Students’ understanding of these texts was enhanced as Norman shared with them some of the background to his stories and the process he went through to draft and redraft the stories before sending them to the publisher and finally seeing them in print.
Students from the writers’ group were particularly privileged to have Norman provide some valuable insights for aspiring authors and to hear him read the text from his latest picture book. With the working title, Blind Faith, this is a poignant story of loyalty, commitment, adversity and courage.

As a result of Norman’s visit, students have commented that they are inspired to read more of his books and some have indicated a renewed interest in writing.IMG_5344_1

Award Winning Children's Book Smuggler's Curse

Some Background and Research into The Curse

The award-winning children's book, The Smuggler’s Curse, is a story set in Broome, a wild and lawless town in the north-west of Australia in 1896 and is about a boy who is sold by his mother as a cabin boy to a sea captain. Captain Black Bowen turns out to be the most notorious smuggler to ever sail the wild Western Australian coast. Before too long, they are at sea and involved in out-running customs patrols, being chased by murderous pirates, nearly killed in a cyclone and entangled in smuggling guns to guerrillas fighting the colonial Dutch in Sumatra.

Red, the narrator, is the son of Mary Read, owner of The Smuggler’s Curse Hotel which sits high on the cliff overlooking Roebuck Bay in Broome. I borrowed her name from a famous 18th century female pirate of the Caribbean, as well as Red’s name from the pirate, Red Rackham. The other main character, as far as I’m concerned, is a beautiful Baltimore Clipper sailing ship called The Black Dragon owned by Captain Bowen.

On holiday a few years ago, I stayed in a lighthouse on the southern tip of the Shetland Islands off the coast of Scotland, where I discovered I was in the exact room where Robert Louis Stevenson had written Treasure Island, my favourite book as a kid. Later that night, imaging to the ghost of RLS looking over my shoulder, I tried to write my own pirate story set in 1810, but it quickly evolved into a smugglers’ tale. Later on, I moved the story up to 1895 and reset the plot in Broome and South-East Asia.

The plot is grounded in real history, as are all the places mentioned such as Broome, Singapore, Sumatra, Aceh, Cossack, Fremantle and Albany. There was a fierce and bloody war raging between the colonial Dutch and the Sumatran resistance fighters at the time, Chinese and  Malay pirates roamed wild and Broome was a hotbed for smuggling pearls and opium. Into this late part of the 19th century,  I added my characters and gave them perilous adventures. There are possibly a few more explosions and guns firing than in the real Broome at that time.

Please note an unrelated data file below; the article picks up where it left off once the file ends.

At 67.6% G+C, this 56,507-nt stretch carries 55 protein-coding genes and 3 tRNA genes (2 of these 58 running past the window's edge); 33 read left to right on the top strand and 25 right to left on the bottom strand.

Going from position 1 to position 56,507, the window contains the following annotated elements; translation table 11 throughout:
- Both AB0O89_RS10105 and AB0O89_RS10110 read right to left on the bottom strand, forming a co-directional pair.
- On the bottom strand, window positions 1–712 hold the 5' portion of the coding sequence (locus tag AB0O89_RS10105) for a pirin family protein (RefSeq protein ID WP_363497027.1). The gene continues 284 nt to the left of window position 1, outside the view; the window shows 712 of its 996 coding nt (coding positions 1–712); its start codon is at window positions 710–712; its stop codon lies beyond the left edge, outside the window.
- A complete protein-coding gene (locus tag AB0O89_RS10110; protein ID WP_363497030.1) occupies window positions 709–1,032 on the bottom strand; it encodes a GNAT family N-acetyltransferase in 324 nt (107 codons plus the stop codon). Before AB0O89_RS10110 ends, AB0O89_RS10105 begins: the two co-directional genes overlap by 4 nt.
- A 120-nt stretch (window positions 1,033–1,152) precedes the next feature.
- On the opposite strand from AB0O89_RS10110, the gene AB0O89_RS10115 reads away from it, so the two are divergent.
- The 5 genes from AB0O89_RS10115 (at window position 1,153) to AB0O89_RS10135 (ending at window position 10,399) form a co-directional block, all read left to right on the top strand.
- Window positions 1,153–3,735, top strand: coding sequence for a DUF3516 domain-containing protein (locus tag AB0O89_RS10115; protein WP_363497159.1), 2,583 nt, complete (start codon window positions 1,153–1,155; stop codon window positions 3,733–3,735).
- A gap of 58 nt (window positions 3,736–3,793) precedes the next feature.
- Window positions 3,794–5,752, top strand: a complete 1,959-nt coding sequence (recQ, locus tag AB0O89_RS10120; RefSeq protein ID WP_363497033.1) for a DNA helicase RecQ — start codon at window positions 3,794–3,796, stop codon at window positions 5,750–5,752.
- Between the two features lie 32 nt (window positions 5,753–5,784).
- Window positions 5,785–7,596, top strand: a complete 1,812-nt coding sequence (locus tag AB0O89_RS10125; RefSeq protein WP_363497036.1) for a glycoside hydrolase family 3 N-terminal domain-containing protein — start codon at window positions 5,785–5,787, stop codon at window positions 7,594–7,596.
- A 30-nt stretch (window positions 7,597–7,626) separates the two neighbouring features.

Reading a lot about Broome and the pearling days, I had no idea smuggling was so rife in the colony. Among all the other contraband goods, opium was hidden in banana boxes from Singapore and pearls smuggled out in payment.

To absorb the atmosphere and imagine scenes, I visited Broome, Singapore, and the places in South-East Asia where I set the action in the book, including treking to a longhouse in Sumatra where the recent descendants of head-hunters still have skulls hanging from fishing nets in their ceilings. That was a shock. Luckily, they ceased collecting them about 1948.

I also discovered the little-known Aceh Independence War and learned about Ibu Purbu, the female leader of the Sumatran resistance, who continued the war against the Dutch invaders for almost forty years. When her father and husband were captured and executed, she immediately took over as leader and led a savage revolt where over five thousand Dutch soldiers were killed. She is now a national hero in Indonesia, with her picture on the 10,000 rupiah note. Having discovered her story, and being impressed with her courage, I couldn’t resist including her as a character in the book.

Although the story begins in Broome, it quickly moves to South East Asia, where the tropical feel of the heat, the humidity, the vivid colours, the huge tides and unfamiliar culture all impact on Red and the crew of The Black Dragon.The ongoing fate of Red, the young hero, remains, however, the main focus as we see him fighting bravely, sometimes against impossible odds, and being forced to grow up very quickly indeed.

I hope it is an exciting yarn. I had a lot of fun researching the history and locations, but my most enjoyable experience was imagining the perils Red, Captain Black Bowen and the rest of the crew encounter. I wanted the settings, the seamanship, atmosphere and life on board the Dragon to be as realistic and as authentic as I could make them. I learned how to haul in a jib, handle a ship’s wheel, read a compass, shoot a blowpipe, fire a musket and load a cannon, all essential skills for a smuggler.

Recently, I made a visit to Cocos Islands District High School as Writer-in-Residence, where the school kids provided me loads of fabulous ideas for an exciting story about The Black Dragon being shipwrecked off their island in the middle of the Indian Ocean. They want a sequel to The Smuggler’s Curse, so I had better start thinking about it.